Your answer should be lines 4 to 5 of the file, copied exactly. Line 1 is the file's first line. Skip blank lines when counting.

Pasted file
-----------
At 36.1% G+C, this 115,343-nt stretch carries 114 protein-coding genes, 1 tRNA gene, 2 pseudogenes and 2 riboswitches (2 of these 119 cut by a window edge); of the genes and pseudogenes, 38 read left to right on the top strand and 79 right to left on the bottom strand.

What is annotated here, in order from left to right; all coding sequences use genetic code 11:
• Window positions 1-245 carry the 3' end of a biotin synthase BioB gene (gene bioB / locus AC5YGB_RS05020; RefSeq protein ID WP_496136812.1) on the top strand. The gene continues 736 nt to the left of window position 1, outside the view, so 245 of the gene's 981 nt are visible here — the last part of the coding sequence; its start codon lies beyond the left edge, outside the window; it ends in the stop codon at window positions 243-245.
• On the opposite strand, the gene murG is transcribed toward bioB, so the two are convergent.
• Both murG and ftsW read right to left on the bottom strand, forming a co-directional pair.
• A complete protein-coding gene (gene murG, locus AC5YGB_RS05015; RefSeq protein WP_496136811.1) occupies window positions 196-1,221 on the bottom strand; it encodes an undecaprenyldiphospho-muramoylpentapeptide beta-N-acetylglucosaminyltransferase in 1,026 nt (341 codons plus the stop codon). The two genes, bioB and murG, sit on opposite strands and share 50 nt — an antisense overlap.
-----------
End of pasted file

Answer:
• On the opposite strand, the gene murG is transcribed toward bioB, so the two are convergent.
• Both murG and ftsW read right to left on the bottom strand, forming a co-directional pair.